int/long unification hides bugs
kartick_vaddadi at yahoo.com
Tue Oct 26 06:25:07 CEST 2004
aleaxit at yahoo.com (Alex Martelli) wrote in message news:<1gm8jkc.7gtvc31avo0xhN%aleaxit at yahoo.com>...
> kartik <kartick_vaddadi at yahoo.com> wrote:
> > there seems to be a serious problem with allowing numbers to grow in a
> > nearly unbounded manner, as int/long unification does: it hides bugs.
> So does allowing strings to be any length.
> > most of the time, i expect my numbers to be small. 2**31 is good
> > enough for most uses of variables, and when more is needed, 2**63
> > should do most of the time.
> Most of the time, I expect my strings to be short. 1000 characters is
> good enough for most uses of strings, and when more is needed, a million
> should do most of the time.
> > granted, unification allows code to work for larger numbers than
> > foreseen (as PEP 237 states) but i feel the potential for more
> > undetected bugs outweighs this benefit.
> Granted, unlimited string length allows code to work for longer strings
> than foreseen (as common sense states) but (if you're consistent) you
> feel the potential for more undetected bugs outweighs this benefit.
> By this parallel, I intend to communicate that (and part of why) I
> consider your observations to be totally without merit.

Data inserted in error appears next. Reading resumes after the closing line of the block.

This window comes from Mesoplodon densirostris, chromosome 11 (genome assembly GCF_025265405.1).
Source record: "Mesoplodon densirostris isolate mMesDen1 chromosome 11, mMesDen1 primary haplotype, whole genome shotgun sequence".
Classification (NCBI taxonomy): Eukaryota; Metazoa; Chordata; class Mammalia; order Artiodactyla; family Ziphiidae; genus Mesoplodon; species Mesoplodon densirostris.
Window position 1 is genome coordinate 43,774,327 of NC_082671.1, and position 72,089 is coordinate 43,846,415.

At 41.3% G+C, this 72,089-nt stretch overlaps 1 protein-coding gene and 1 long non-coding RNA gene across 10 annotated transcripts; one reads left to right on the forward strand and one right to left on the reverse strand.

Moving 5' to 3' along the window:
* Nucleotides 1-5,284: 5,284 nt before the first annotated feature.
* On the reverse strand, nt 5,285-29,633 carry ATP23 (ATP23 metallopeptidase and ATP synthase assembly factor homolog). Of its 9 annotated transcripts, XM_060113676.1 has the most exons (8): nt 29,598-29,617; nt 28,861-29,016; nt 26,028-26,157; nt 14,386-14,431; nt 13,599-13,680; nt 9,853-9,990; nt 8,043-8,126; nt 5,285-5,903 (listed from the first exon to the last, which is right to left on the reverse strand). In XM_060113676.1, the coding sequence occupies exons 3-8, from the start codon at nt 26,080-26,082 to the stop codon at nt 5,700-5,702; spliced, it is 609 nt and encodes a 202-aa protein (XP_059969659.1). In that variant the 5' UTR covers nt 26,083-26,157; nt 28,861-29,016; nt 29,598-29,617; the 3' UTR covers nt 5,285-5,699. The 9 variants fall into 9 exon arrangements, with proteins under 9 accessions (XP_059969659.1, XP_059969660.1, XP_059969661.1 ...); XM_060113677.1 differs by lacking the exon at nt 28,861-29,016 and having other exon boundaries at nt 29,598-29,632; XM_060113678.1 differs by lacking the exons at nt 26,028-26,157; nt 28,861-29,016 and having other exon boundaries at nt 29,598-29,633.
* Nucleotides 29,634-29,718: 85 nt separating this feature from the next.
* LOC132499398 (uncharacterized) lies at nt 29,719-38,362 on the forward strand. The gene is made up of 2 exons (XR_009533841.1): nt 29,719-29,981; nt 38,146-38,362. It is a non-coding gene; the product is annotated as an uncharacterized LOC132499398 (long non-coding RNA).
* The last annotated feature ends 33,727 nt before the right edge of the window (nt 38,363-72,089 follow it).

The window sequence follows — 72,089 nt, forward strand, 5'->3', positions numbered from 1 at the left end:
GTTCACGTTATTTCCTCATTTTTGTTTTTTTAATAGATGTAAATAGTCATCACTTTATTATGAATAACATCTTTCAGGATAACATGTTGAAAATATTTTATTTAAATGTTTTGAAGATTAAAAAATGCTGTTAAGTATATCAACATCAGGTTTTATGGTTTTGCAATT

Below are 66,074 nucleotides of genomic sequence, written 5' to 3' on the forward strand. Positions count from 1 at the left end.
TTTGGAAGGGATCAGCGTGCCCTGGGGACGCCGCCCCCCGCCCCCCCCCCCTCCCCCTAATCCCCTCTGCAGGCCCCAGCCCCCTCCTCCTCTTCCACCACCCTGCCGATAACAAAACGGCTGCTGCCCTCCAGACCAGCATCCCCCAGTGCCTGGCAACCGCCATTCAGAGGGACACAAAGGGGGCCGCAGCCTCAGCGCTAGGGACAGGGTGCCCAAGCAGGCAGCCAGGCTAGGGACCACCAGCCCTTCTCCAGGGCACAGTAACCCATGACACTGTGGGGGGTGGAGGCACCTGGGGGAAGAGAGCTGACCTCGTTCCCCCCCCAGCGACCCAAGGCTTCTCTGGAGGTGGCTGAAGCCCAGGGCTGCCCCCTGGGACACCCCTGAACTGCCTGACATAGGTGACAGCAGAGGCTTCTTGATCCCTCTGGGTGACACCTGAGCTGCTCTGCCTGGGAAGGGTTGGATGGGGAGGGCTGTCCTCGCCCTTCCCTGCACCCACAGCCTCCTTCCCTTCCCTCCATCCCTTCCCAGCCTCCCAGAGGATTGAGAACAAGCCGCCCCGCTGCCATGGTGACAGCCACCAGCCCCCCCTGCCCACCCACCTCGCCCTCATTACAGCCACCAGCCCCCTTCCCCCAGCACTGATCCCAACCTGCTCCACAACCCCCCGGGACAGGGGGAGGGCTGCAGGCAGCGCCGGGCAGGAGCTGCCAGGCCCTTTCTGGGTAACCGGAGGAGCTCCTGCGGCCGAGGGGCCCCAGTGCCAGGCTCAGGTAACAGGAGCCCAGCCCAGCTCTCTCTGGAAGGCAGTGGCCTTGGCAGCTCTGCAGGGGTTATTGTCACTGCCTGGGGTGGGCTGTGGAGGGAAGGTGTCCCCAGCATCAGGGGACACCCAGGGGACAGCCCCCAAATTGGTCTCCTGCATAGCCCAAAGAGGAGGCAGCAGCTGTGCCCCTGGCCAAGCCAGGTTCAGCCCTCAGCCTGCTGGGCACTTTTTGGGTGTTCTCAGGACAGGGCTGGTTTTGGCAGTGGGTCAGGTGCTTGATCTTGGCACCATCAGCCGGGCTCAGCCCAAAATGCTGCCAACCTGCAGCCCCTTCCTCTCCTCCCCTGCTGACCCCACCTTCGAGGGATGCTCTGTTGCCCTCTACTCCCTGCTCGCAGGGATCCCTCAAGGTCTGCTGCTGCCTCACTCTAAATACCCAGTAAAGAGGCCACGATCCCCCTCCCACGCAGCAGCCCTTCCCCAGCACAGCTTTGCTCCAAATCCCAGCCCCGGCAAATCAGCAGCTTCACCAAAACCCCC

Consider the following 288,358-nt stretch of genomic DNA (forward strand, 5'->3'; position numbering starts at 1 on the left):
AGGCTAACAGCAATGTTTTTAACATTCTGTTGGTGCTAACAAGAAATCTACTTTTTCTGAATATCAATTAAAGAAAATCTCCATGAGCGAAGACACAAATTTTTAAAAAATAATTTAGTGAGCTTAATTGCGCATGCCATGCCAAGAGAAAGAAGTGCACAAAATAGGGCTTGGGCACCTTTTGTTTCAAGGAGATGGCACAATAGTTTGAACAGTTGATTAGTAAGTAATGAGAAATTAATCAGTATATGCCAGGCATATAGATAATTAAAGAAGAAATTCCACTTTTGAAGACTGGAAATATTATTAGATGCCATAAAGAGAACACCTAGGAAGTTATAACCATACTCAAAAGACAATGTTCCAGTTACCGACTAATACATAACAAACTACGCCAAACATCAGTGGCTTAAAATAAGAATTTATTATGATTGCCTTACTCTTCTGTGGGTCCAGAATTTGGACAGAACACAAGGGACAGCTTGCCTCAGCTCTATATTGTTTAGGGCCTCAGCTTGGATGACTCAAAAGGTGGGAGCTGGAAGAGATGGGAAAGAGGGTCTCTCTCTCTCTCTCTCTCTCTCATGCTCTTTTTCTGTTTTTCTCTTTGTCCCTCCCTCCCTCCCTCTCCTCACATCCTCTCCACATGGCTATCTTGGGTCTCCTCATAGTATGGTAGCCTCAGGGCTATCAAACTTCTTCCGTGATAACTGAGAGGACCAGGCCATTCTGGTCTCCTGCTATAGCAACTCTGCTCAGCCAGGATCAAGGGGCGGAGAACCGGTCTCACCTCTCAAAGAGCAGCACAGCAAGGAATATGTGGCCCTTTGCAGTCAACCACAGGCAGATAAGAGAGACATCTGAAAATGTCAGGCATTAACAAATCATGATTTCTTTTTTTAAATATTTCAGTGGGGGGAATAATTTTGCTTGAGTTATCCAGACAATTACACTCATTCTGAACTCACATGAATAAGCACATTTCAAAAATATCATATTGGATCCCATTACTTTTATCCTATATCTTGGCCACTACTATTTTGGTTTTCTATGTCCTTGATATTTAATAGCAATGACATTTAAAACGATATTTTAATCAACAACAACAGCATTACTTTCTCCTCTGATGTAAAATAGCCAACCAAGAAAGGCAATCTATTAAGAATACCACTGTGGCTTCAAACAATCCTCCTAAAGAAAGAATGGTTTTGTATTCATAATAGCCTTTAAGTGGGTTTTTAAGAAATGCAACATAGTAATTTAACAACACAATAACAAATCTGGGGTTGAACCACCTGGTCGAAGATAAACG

integers are used in different ways from strings. i may expect file
paths to be around 100 characters, and if i get a 500-character path,
i have no problem just because of the length. but if a person's age is
500 where i expect it to be less than 100, then **definitely**
as another example, using too long a string as an index into a
dictionary is not a problem (true, the dictionary may not have a
mapping, but i have the same issue with a short string). but too long
an index into a list rewards me with an exception.
as i look at my code, i rarely have an issue with string sizes, but if
an integer variable gets very large (say > 2**31 or 2**63), it
generally reflects a bug in my code.
i suggest u base your comments on real code, rather than reasoning in
an abstract manner from your ivory tower.
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